The Unthinkable: Who Survives When Disaster Strikes—and Why
by Amanda Ripley. Crown Publishers/Random House, 2008

Your plane just crash-landed. You can’t see anything through the suffocating smoke around you, yet you know you have to get out of the plane. Do you jump up and feel your way to the nearest emergency exit or stay put, paralyzed with fear? Do you help others around you or fend only for yourself? What factors determine who you are in the face of disaster?

These are questions veteran Time journalist Amanda Ripley addresses in her harrowing book The Unthinkable. Through the riveting accounts of survivors of natural disasters, plane crashes, fires and terrorist attacks, Ripley illustrates that every person responds to crisis differently. These differences, she learns through interviews with experts ranging from neuroscientists to risk analysts, are determined by both biology and experience.

For example, soldiers who produce high levels of a stress-related brain chemical called neuropeptide Y are much more likely to pass the rigorous training tests required for admission into the selective U.S. Army Reserve. But survival is about more than chemicals: a person can, to a certain degree, affect his or her chances in trying situations. People who were in the World Trade Center on 9/11 were much more likely to survive if they had participated in fire drills. (Many people, Ripley explains, did not even know where the nearest staircases were.) Similarly, experienced police and firefighters—and people who have survived previous disasters—perform better in crises than do those who have never encountered tragedy.

Because experience is so critical, Ripley raises an important question: Why isn’t disaster preparedness more integral to our culture? Many American cities are built on fault lines and in hurricane hotspots. “Largely because of where we live, disasters have become more frequent,” she writes. “But as we build ever more impressive buildings and airplanes, we do less and less to build better survivors.” Luckily, she says, it is possible to self-educate: people who take simple steps such as checking the locations of stairways and exits are in a much better position to take action if they ever find themselves in a crisis.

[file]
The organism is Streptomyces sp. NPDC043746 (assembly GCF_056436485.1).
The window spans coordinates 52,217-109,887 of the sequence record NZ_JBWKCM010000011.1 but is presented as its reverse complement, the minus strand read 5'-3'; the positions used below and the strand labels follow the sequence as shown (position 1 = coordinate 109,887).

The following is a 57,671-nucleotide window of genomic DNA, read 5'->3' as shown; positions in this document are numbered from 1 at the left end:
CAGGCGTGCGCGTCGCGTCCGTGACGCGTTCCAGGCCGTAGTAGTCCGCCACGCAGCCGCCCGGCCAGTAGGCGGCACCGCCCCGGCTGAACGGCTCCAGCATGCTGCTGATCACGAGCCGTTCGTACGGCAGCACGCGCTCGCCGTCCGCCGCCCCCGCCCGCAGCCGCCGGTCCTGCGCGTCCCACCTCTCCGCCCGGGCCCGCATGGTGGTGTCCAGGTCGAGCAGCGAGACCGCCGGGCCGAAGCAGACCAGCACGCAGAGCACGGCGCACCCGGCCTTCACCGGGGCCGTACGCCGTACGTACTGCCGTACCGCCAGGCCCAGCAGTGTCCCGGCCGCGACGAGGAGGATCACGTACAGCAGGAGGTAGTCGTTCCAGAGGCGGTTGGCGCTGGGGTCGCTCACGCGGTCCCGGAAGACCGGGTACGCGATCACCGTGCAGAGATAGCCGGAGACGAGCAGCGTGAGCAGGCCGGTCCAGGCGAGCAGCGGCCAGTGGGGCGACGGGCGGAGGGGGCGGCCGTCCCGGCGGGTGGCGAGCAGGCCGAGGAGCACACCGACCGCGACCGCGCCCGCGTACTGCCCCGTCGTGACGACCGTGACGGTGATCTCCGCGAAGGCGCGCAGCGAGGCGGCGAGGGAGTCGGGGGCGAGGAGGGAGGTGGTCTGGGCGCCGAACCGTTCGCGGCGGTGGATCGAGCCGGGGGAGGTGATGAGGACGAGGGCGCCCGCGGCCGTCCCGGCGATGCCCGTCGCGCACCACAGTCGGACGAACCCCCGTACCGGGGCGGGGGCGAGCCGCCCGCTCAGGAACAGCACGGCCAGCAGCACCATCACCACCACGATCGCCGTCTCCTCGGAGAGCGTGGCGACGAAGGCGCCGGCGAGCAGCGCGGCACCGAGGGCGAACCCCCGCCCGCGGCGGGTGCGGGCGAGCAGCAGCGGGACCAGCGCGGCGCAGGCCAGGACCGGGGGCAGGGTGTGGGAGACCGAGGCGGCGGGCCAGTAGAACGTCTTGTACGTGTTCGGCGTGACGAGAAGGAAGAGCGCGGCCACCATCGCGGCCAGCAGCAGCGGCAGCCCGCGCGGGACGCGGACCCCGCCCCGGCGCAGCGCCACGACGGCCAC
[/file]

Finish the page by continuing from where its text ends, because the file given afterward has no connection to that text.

Ripley has accomplished a rare feat in The Unthinkable. In a page-turner as exciting as any mystery novel, she has delivered insight into a scientific mystery, voiced an important and convincing political plea, and collected a handful of tools that readers can use to empower themselves in the unfortunate face of tragedy.


Guilty Robots, Happy Dogs: The Question of Alien Minds
by David McFarland. Oxford University Press, 2008 ($34.95)

You may not see a connection between your poodle and a robot of the future, but David McFarland thinks that they have a lot in common: both are “alien minds.” Accordingly, McFarland says, if we want to answer the long-standing question of whether robots can have minds, we need to look no further than our animal aliens.

Do animals have minds? And if they do, how would we know? In Guilty Robots, Happy Dogs, McFarland, a British animal behaviorist, takes a look at the various scientific and philosophical approaches people have employed to address these questions. Although his accounts are sometimes tedious, McFarland has succeeded in writing about philosophy in a way that the lay reader can follow. He covers topics ranging from the interpretation of behavior to what he calls the “feeling of being” and gives examples of animal behavior that appears to be rooted in conscious thought. For example, when a fox approaches an incubating sandpiper, the bird limps away from its nest, pretending to be injured. Once it has lured the predator far enough away, it flies off. McFarland shows, however, that both the bird’s and the predator’s behavior may be explained with or without the existence of mental states in these animals.

Rather than giving definite answers, Guilty Robots, Happy Dogs raises a number of thought-provoking questions. For example, does a dog experience pain if someone gently squeezes its injured paw? Most people would probably answer “yes,” McFarland says. But what about the rooster that lived on for another 18 months after a Colorado farmer decapitated it? Fed with an eyedropper directly into its throat, the bird gained five and a half pounds, walked around and even attempted to crow. Would that animal experience pain?